President Obama and Mitt Romney will meet in Denver tonight for the first of three debates that are to be held over the next two weeks. They will not be speaking to the entire country. They will not be speaking to the 47%. They will not be speaking to the 53%. More than likely, they will be addressing the concerns of people living in a handful of states, particularly Ohio, Florida, Virginia, Colorado, North Carolina, Nevada and Iowa.
These are the so called “swing states” in which neither candidate has a commanding lead. He who picks up the most votes in these states will almost certainly be the next President of the United States. Considering that my vote would be from New York, I may as well not vote. Here’s why.
The framers of the US Constitution were big fans of democratic governance in so far as it was not monarchical. The kings of Europe were bad. The American yeoman farmer was good, but not good enough to be trusted with a direct vote for the highest office in the land. And so they created the electoral college.
How it works
The Electoral College is made up of representatives whose only job is to vote for the President. The membership is basically equal to the total number of representatives in Congress. There are currently 538 electors: 100 (number of members in the Senate) + 435 (number of Representatives in the House) + 3 from Washington D.C., which has no Congressional representation.
Whichever party/candidate garners the most votes in each state, typically gets all the electors from that state. This system is not a federal mandate as Maine and Nebraska award electors based on the most popular candidate per Congressional district. The federal government empowers states to decide how to allocate electors. In our country’s early history, it was no uncommon for state legislatures to decide how to allocate electors – this is a Republic after all! For the most part, we have a winner take all system based on state-wide popular votes.
Why it was created
- The “lower” chamber of Congress, the House of Representatives, distributes its membership as a proportion of population. Big states get more representatives, smaller states get fewer. In the “upper” chamber, the Senate, each state gets two Senators, regardless of population. The reason for the latter was to prevent the bigger states from bullying the smaller states. The electoral college was primarily intended to over-represent the smaller states and protect their interests against a tyranny of the majority.
- The masses cannot be trusted with a direct vote. It wasn’t just yeoman farmers, but also poor immigrants, free blacks and vast swaths of other uneducated plebeians. Just in case they voted the wrong way, the electors, chosen by the parties, would be able to vote for the correct candidates. When an Elector votes for someone other than the candidate who won the popular vote in the state, s/he is deemed to be a faithless elector. Many states have criminalized faithlessness and no significant instance of faithlessness has occurred for decades.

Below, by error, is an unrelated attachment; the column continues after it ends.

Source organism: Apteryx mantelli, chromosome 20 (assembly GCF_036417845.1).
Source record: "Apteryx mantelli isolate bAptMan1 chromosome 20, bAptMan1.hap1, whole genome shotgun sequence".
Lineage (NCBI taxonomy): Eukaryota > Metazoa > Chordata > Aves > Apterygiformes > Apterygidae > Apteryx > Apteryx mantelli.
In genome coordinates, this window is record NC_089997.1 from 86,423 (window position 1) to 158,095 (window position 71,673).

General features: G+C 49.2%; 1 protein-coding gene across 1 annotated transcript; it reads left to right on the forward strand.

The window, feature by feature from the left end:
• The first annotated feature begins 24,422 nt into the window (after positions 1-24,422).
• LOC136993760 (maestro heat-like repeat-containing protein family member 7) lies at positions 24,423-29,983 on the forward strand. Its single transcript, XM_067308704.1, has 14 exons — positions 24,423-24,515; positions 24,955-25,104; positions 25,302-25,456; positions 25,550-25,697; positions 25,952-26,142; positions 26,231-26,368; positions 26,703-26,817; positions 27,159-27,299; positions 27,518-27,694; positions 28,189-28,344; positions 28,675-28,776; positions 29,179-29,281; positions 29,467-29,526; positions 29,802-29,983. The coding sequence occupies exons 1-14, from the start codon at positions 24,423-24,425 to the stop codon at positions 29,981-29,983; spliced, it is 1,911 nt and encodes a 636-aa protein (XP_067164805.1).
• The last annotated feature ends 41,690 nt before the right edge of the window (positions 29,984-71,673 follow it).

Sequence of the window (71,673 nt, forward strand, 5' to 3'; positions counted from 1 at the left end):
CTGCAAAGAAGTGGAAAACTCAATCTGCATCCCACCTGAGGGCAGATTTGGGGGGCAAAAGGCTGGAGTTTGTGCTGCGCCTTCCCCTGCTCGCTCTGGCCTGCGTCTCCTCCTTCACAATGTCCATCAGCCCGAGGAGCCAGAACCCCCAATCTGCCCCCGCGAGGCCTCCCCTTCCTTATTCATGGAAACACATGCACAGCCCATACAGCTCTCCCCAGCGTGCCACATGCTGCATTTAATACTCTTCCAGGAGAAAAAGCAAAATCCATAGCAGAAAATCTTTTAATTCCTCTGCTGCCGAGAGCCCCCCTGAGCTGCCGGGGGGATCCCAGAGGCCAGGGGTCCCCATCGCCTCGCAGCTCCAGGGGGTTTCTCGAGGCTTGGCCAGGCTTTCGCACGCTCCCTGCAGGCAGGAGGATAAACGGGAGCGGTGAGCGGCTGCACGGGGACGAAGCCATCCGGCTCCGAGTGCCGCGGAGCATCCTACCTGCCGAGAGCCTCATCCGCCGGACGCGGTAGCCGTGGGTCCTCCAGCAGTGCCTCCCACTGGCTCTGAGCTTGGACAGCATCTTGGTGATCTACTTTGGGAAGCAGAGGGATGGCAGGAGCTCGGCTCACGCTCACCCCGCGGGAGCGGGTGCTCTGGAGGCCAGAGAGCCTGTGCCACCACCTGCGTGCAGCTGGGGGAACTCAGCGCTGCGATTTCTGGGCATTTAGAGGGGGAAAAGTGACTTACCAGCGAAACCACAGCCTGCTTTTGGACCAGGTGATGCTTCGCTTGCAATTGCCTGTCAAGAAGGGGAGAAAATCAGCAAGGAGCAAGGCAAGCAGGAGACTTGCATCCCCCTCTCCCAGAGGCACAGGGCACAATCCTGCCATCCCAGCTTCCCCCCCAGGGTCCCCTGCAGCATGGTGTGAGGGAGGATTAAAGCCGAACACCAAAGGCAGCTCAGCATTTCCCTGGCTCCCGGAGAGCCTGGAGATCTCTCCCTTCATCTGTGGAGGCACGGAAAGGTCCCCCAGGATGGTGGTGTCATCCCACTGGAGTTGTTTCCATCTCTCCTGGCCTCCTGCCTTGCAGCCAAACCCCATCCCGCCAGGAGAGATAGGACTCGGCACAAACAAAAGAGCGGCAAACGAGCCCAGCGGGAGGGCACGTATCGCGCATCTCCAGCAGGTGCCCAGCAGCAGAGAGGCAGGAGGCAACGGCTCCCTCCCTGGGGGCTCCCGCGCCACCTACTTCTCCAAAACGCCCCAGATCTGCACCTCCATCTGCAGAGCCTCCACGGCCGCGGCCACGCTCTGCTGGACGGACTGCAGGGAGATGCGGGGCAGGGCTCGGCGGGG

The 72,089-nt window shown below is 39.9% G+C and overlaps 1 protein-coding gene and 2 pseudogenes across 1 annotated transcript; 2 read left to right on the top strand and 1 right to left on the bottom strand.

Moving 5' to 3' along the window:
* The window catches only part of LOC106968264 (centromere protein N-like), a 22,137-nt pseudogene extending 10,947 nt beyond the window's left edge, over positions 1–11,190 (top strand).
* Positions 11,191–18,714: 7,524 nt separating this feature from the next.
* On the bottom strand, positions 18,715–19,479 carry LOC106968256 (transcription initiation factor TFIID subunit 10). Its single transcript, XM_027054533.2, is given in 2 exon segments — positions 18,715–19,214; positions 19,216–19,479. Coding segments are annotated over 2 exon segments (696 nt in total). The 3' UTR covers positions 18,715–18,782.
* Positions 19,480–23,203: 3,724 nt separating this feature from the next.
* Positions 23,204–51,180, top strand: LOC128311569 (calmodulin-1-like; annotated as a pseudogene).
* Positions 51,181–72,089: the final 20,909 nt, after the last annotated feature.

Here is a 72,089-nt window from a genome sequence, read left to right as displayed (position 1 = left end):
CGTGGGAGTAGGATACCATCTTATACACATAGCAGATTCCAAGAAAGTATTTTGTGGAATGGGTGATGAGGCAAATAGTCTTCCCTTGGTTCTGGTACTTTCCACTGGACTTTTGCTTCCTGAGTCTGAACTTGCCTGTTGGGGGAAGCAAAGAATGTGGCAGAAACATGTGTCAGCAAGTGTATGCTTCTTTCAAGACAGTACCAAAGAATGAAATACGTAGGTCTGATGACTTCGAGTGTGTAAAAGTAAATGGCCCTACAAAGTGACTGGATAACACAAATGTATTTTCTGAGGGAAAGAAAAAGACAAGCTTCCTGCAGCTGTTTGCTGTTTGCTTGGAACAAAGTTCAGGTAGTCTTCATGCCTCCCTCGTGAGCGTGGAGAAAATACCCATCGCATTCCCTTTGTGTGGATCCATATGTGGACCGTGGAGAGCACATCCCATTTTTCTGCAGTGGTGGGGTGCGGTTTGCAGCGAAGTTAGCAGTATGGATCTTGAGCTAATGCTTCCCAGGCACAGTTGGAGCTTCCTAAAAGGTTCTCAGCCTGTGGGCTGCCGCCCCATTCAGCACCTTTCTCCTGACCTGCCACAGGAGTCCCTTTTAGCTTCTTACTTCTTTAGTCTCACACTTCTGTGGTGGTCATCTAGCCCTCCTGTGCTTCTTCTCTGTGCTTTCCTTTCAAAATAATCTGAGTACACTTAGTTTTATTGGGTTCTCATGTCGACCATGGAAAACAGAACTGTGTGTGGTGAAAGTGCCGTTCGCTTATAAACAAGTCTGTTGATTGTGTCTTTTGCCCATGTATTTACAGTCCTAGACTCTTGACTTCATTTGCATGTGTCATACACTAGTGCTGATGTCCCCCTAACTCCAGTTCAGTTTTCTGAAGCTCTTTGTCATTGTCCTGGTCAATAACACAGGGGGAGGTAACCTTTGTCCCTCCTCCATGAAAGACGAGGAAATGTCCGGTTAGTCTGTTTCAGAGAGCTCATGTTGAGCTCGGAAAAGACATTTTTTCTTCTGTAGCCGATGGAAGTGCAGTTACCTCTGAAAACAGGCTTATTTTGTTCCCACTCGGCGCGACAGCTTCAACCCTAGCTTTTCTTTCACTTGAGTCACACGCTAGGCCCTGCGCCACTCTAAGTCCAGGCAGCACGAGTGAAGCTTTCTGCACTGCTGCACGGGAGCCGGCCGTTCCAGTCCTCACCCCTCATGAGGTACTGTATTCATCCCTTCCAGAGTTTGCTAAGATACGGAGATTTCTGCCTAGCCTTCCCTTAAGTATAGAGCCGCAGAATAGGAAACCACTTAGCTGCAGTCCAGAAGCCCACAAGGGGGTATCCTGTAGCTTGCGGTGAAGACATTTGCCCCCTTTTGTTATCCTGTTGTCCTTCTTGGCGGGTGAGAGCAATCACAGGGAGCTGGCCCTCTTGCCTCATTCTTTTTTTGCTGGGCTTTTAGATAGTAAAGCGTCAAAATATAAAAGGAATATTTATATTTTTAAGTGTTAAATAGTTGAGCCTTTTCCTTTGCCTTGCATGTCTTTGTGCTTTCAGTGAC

Why it persists
The reason for this is simple. The Electoral College grants a disproportionate vote to smaller sates. In order to get rid of the Electoral College, a Constitutional Amendment must pass both houses of Congress. The chances of states like Wyoming, Montana and the Dakotas willingly giving up such power is slim to none.
I was wrong. A Constitutional Amendment is not required, as I explain in a later post:
Why it sucks
- In solid blue states like New York, the fact that all the Electoral College votes are going to go for Obama anyway, potential voters from both sides of the political spectrum are discouraged from actually going to the ballots in November. The same goes for potential voters in solid red states like Alabama and Louisiana. Essentially, a big chunk of the American population is being told to stay at home while people from more important states vote.
- A system that was designed to protect the interests of smaller states has resulted in a perpetual campaign that focuses the overwhelming majority of political attention on swing states – those that are neither solid blue or red. Folks in New Hampshire and Ohio are sick of being pandered to once every four years. As a New Yorker, I could only hope that one day, I too can be pandered to.
In 2000, Al Gore received more actual votes than George Bush but fewer electoral votes. Bush won the election. It would be difficult, based on Gore’s popular vote victory to say that he should have won the election. So many voters stayed at home precisely because the popular vote is meaningless – who knows how many would have turned out in a direct election.
In 2008, Obama defeated McCain by a margin of 52.9% to 45.7 percent – a difference of just over 7%. In the Electoral College, however, Obama won by a margin of 365 to 173 – a difference of 35%. Am I the only one who feels uncomfortable about this disparity?
The Electoral College marginalizes the votes of people in all but a handful of states. A Floridian vote is clearly more valuable than mine. As Orwell said, “All animals are equal, but some animals are more equal than others”.